owning up

When I was a little kid of nine, armed with hand-me-down notebooks and sparkly pens, I told my mother that I wanted to be an author. I wrote crap, basically, stories influenced by whatever I had watched on tv and read in books, a sort of mashed up plagiarism, since I liked Chinese period dramas with all the old school martial arts (with all the fanciful attack names) and Western medieval fantasy books. I illustrated them as well, with really bad renderings of girls with lame flowing hair and really strange looking hands and feet. Even to this day, I can’t draw hands, especially fingers, and drawing realistic feet are still out of my capabilities as well. I usually just tell people, especially my piano kids, that I will only draw stick men. And crappy stick men, at best.

But even as I got older, the days turning hotter, and hotter (never colder because what seasons do we have here, amirite?), I told people that I wanted to write for a living. My mother was still supportive of my choice in career, albeit very doubtful of my ability to actually get there (which she was right to do so, because I’m a twentysomething person who is still a sad sad office monkey with extremely dusty dreams of being a writer).

I sat at the cool kids’ table in primary school, with my no-longer-hand-me-down notebooks, not bullied for being an unapologetic nerd, because I was basically declaring that I liked doing composition homework for fun when I said I was writing stories. The same went for my secondary school days, where friends told me that they wanted to read my published works. By then I had amassed quite a lot of notebooks, with half drawn out plotlines and half developed characters.

It feels like I’m doomed to constantly start and restart everything sporadically, and the cycle continues ad nauseam.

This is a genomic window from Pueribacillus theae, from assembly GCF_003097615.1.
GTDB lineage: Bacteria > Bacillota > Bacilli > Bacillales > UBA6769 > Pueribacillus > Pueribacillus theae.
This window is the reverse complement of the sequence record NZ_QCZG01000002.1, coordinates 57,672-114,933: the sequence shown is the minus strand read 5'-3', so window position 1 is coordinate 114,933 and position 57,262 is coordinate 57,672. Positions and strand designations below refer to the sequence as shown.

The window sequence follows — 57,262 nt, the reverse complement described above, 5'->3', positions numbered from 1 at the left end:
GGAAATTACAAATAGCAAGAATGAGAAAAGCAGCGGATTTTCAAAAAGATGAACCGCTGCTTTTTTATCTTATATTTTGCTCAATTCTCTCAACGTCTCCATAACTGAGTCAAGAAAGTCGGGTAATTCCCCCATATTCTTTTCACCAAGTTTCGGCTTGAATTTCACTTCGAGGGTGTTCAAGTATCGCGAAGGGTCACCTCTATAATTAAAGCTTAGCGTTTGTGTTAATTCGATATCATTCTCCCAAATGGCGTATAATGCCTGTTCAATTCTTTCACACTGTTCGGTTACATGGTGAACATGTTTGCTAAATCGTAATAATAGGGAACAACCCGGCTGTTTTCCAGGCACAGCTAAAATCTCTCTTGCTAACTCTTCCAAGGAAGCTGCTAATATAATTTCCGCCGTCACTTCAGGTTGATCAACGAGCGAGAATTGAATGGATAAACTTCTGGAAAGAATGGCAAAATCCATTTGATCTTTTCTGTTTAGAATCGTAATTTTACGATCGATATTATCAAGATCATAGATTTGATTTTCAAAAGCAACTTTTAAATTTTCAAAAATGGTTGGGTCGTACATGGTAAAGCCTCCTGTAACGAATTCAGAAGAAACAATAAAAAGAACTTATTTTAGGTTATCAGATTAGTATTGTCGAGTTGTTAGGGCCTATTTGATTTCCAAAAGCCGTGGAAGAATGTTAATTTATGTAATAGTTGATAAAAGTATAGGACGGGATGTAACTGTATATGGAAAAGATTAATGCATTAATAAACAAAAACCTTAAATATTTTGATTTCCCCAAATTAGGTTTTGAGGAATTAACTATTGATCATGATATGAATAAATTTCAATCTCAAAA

To be honest, I know what was the main problem behind everything. Sure, procrastination was a demon, my lack of urgency was another. But the main thing that probably bogged me down was the fact that I didn’t really have a story to tell. There was nothing that I wanted to really write about, or at least there was no genuine story bursting out of my soul, and I had no real passion that needed to be told to the larger world. I had ideas, sure, cobbled from here and there, like how I was influenced by whatever I had watched or read when I was a child. Even now, I am that child still. The lack of actual story held me back, it didn’t really matter if I had the writing chops or if I wrote like a drunken otter. It didn’t matter because there was nothing to write about. Perhaps I am a hollow person, despite all attempts to seem otherwise.

Another issue was that I found myself drawn into the small gritty details of research. Every time I wanted to write something, I ended up with yet another thing to research about, and while I procrastinate on researching on whatever topic I needed in order to write, the actual process of writing fell even further on the backburner. And once more, I sacrifice another notebook to the futility of achieving a far away goal.

These days, I scarcely dare to dream of writing. Nah, I’m too tired to write, I tell myself, grim-eyed, as though I faced a thousand battles and came through scarred and rugged, when my fingers are hardly callused from typing, when all I have typed are emails to various agencies chasing them for one item or another, or crafting unentertaining tweets to amuse my friends. I end up distracting myself with video games and sitcoms because what else is there in my life currently?

These days, I dream more of getting a less crappy job, something that would put more money in the bank, something that would challenge me more in terms of my intelligence.

And maybe, if I were to describe the job I would want, I would prefer to be an assistant to an actual writer. I want to be the researcher for the writer, to help them find the materials they need to write whatever stories dwelling inside them, to read and find out things about the 15th century vases or learning about amputation techniques in the olden days or the characteristics of blackholes. I like that aspect – learning about all the various different things for the sake of learning about them. There might be no real world applications for some information, but still, they are fascinating to read about. I might not be creative enough to spin my own yarns, but perhaps I can be useful enough to someone else who has the talent and patience to do so.

I don’t know, that’s how I feel as a tired (and isn’t ‘tired’ such a cop-out word?) twentysomething, which is different from when I was an idealistic nine year old, or even a hopeful teen. Maybe I’ll feel something else when I’m in my thirties, or even later.


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